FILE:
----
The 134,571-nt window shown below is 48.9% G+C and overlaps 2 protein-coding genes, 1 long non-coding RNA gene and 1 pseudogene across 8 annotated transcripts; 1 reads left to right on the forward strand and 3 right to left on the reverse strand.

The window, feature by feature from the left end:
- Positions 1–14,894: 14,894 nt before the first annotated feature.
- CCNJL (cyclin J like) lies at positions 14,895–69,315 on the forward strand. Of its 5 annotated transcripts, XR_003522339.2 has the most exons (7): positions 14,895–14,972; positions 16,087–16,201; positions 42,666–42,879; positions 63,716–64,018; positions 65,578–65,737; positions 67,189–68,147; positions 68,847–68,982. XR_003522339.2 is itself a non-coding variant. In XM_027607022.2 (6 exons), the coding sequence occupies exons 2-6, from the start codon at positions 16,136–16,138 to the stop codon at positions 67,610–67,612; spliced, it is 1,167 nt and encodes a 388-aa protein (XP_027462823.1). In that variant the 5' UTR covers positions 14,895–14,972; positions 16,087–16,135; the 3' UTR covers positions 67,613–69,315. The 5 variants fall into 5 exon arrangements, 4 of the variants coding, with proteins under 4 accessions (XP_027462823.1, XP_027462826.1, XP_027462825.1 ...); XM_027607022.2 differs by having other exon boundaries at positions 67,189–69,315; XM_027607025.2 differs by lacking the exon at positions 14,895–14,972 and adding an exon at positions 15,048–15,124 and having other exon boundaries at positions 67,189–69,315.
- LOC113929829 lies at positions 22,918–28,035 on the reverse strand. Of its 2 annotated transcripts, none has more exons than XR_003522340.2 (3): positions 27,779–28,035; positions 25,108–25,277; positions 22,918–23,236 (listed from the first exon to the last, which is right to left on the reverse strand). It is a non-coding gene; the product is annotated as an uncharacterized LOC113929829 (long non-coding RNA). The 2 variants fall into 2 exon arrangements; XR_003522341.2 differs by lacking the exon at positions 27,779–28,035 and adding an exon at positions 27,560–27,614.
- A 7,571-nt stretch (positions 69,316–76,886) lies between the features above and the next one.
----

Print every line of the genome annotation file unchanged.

The 134,571-nt window shown below is 48.9% G+C and overlaps 2 protein-coding genes, 1 long non-coding RNA gene and 1 pseudogene across 8 annotated transcripts; 1 reads left to right on the forward strand and 3 right to left on the reverse strand.

The window, feature by feature from the left end:
- Positions 1–14,894: 14,894 nt before the first annotated feature.
- CCNJL (cyclin J like) lies at positions 14,895–69,315 on the forward strand. Of its 5 annotated transcripts, XR_003522339.2 has the most exons (7): positions 14,895–14,972; positions 16,087–16,201; positions 42,666–42,879; positions 63,716–64,018; positions 65,578–65,737; positions 67,189–68,147; positions 68,847–68,982. XR_003522339.2 is itself a non-coding variant. In XM_027607022.2 (6 exons), the coding sequence occupies exons 2-6, from the start codon at positions 16,136–16,138 to the stop codon at positions 67,610–67,612; spliced, it is 1,167 nt and encodes a 388-aa protein (XP_027462823.1). In that variant the 5' UTR covers positions 14,895–14,972; positions 16,087–16,135; the 3' UTR covers positions 67,613–69,315. The 5 variants fall into 5 exon arrangements, 4 of the variants coding, with proteins under 4 accessions (XP_027462823.1, XP_027462826.1, XP_027462825.1 ...); XM_027607022.2 differs by having other exon boundaries at positions 67,189–69,315; XM_027607025.2 differs by lacking the exon at positions 14,895–14,972 and adding an exon at positions 15,048–15,124 and having other exon boundaries at positions 67,189–69,315.
- LOC113929829 lies at positions 22,918–28,035 on the reverse strand. Of its 2 annotated transcripts, none has more exons than XR_003522340.2 (3): positions 27,779–28,035; positions 25,108–25,277; positions 22,918–23,236 (listed from the first exon to the last, which is right to left on the reverse strand). It is a non-coding gene; the product is annotated as an uncharacterized LOC113929829 (long non-coding RNA). The 2 variants fall into 2 exon arrangements; XR_003522341.2 differs by lacking the exon at positions 27,779–28,035 and adding an exon at positions 27,560–27,614.
- A 7,571-nt stretch (positions 69,316–76,886) lies between the features above and the next one.